The 1970 AMC Rebel The Machine Stood Up To Detroit's Muscle Car Bullies
American Motors Corporation spent much of the 1960s playing catch-up against the Big 3 when it came to product development, mostly due to not having the same level of resources when it came to designing and engineering new automobiles. When it did make it to market, however, it often provided a unique, and enticing alternative to what Ford, Chevy and Mopar were offering.
The 1970 AMC Rebel The Machine is a perfect example of the company doing the best it could with what resources it had. Far from being an afterthought, The Machine was a bonafide muscle car that could stand toe-to-toe with the best that Detroit could bring to a street fight. It may have been too short a season for the star-spangled boulevard warrior, but it made an impression that's still felt today by collectors and classic performance car fans.
Let's Not Make It TOO Obvious…
The AMC Rebel was already a familiar face in drag racing by the end of the 1960s, as American Motors saw the NHRA as a way to get in front of the young, performance-seeking crowd that were increasingly spending their disposable income on high-output street machines. In particular, the Rebel was competitive in the funny car classes, helping the brand carve out a reputation for winning at the track.
When it came time to translate that momentum into a production car, the end result was about as subtle as a nitro-powered dragster. The Machine was introduced in a U-S-A-inspired red, white and blue livery that reflected the name of its manufacturer and celebrated the over-the-top color schemes of the muscle car era. While later on in the model year it would become possible to order a single-color The Machine, early editions were all stripes and swoops with a big blue hood scoop that incorporated an external tachometer. (If you waited, you also benefited from an injection-molded plastic scoop rather than the fiberglass units found on the first batch of Rebels).
More Than Quick
Concealed beneath its early-for-the-bicentennial colors was AMC's hottest-ever engine. The 390 cubic inch V8 offered by The Machine shared much of its internals with the same unit found in the hot AMX two-seater, but improved breathing (via a unique exhaust and intake setup) helped boost its output to 340 horsepower and an impressive 430 lb-ft of torque. A four-speed manual with a Hurst grip was standard, with an automatic available as an option, and you could also stuff a 3.91:1 gear into the rear differential (or, if you were really brave, a 5.00:1) along with an optional limited-slip setup.
The rest of the Rebel's package was standard muscle car fare, albeit with standard disc brakes up front to go with its heavy-duty suspension package and upgraded cooling system. When flogged, The Machine could zip through the quarter mile in just a tick over 14 seconds, which was quick compared to rivals like the Plymouth Road Runner and the Chevrolet Chevelle SS. If that wasn't fast enough, then owners could turn to their local AMC dealer for a long list of a la carte upgrades that boosted engine output to 400 horses and purportedly dropped quarter mile times into the 12 second range.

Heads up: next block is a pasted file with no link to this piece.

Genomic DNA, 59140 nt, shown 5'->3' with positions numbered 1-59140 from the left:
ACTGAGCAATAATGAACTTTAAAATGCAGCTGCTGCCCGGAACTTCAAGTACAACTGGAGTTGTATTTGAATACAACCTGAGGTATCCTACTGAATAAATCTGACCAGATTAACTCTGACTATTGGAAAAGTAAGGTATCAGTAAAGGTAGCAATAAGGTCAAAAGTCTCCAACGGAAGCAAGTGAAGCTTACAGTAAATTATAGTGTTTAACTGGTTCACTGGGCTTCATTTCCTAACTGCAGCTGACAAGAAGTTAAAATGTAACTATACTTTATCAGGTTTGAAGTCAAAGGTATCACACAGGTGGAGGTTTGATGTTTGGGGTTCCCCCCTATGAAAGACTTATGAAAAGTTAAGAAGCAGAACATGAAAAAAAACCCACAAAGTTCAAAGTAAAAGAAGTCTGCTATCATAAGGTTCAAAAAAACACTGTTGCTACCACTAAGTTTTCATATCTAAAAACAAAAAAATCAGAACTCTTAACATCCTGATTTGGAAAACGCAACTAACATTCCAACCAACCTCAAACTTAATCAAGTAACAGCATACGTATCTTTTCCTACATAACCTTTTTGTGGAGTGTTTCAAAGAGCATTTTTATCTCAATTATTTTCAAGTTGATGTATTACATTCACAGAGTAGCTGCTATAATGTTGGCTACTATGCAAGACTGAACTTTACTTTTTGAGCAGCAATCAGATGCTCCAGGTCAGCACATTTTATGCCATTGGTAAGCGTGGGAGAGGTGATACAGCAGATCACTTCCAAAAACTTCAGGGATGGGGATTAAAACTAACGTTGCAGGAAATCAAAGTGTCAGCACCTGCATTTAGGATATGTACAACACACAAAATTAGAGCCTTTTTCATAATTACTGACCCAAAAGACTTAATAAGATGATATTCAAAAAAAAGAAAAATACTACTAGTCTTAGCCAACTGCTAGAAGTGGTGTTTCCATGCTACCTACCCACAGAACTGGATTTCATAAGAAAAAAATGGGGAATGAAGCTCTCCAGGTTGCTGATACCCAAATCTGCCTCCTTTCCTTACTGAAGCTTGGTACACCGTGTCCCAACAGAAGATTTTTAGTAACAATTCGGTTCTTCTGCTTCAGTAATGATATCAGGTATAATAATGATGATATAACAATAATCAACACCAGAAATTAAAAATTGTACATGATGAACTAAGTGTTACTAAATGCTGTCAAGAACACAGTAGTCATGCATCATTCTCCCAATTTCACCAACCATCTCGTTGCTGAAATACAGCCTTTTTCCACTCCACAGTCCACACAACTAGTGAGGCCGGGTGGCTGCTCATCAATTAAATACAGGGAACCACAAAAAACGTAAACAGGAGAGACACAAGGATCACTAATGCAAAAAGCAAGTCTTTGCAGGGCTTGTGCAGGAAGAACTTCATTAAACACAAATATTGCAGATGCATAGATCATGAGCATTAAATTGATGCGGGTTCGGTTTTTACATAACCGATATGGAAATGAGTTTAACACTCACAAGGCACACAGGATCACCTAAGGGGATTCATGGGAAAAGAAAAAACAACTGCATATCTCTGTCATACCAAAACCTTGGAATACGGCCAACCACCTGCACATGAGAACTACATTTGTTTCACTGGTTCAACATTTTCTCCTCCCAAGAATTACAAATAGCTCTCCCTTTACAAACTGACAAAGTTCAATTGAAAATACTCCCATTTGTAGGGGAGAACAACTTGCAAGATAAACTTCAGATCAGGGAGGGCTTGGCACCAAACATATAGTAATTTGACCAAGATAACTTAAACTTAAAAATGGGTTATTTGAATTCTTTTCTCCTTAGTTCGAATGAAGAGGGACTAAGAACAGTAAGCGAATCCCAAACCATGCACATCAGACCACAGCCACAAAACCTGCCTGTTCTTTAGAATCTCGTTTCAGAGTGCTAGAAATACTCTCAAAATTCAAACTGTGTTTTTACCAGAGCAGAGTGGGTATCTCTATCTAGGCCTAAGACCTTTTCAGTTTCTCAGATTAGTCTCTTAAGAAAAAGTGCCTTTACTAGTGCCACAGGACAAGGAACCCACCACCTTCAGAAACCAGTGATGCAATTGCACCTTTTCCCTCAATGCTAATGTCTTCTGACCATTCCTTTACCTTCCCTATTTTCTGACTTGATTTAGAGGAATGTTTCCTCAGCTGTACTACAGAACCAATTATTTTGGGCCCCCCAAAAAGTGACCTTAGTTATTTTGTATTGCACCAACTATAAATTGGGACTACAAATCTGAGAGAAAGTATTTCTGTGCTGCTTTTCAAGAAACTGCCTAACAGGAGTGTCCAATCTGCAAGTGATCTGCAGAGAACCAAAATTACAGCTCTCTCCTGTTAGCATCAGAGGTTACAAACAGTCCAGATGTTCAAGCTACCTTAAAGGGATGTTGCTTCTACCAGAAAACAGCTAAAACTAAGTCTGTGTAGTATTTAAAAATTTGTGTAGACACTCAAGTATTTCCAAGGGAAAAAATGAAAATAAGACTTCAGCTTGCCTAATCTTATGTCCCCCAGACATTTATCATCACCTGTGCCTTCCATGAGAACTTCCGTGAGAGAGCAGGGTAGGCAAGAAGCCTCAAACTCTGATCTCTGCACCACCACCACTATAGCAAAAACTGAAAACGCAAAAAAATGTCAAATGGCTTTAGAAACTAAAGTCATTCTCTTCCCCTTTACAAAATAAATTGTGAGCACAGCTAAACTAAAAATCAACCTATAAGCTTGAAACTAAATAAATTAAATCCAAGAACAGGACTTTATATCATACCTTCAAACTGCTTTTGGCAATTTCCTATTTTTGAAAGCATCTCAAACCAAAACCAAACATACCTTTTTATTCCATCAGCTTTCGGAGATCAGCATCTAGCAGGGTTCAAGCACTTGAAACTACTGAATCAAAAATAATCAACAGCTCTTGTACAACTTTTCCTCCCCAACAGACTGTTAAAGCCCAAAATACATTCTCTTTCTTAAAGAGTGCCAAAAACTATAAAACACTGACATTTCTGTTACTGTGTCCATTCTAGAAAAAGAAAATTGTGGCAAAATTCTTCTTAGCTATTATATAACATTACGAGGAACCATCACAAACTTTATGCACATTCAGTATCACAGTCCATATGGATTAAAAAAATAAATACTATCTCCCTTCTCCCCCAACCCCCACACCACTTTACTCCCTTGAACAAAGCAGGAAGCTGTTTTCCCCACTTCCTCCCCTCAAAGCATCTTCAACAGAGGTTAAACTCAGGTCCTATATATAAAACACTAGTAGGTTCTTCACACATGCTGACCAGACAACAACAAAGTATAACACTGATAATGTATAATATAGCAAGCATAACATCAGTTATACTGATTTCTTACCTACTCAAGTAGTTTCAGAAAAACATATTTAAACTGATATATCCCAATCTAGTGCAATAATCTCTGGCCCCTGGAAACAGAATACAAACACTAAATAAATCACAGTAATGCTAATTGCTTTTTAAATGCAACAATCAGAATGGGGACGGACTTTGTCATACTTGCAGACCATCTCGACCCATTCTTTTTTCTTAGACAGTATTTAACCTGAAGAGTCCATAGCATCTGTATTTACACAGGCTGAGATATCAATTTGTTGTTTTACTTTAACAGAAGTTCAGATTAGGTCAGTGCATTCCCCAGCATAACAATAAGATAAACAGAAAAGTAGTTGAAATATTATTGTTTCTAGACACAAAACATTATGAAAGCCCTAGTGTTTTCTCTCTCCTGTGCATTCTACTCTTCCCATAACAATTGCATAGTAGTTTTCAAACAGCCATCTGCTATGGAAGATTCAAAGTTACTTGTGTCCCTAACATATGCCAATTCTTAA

One And Done, Again
Like many of its one-off performance vehicles, including the Hurst SC/Rambler that came before it, The Machine was only produced for a single year before the name, and the concept, were retired. After selling just over 2,600 units, The Machine would be retired along with the entire Rebel line, which was replaced by the not-nearly-as-exciting Matador for 1971.
In terms of price, the AMC Rebel The Machine was just a tad more expensive than a Pontiac GTO, which presented decent value, if a little less brand recognition, for muscle car buyers. If the AMC had been able to introduce The Machine earlier on in the 1960s, or if it had been paired with the SC/Rambler as a one-two performance punch, then perhaps it might have played a larger role in the pop culture psyche of the times. As it was, AMC had tried to bring a more sinister, blacked-out The Machine concept to dealers in 1968, but labor unrest and management squabbles would derail much of the company's efforts and keep it from pushing more aggressively into the youth market.
Spiritually, The Machine would live on as a ghost of its former self. Matador buyers could spec a 'The Machine' trim level of the car with a 401 cubic inch, 330 horsepower V8, but it was missing both the visual panache and cachet of the Rebel. Only a handful were ever ordered, and AMC's performance torch was fully passed on to the Javelin and its AMX sibling for the remainder of the automaker's existence.
Curious about other obscure cars from the muscle era? Check out our list of high performance classics you might not be familiar with.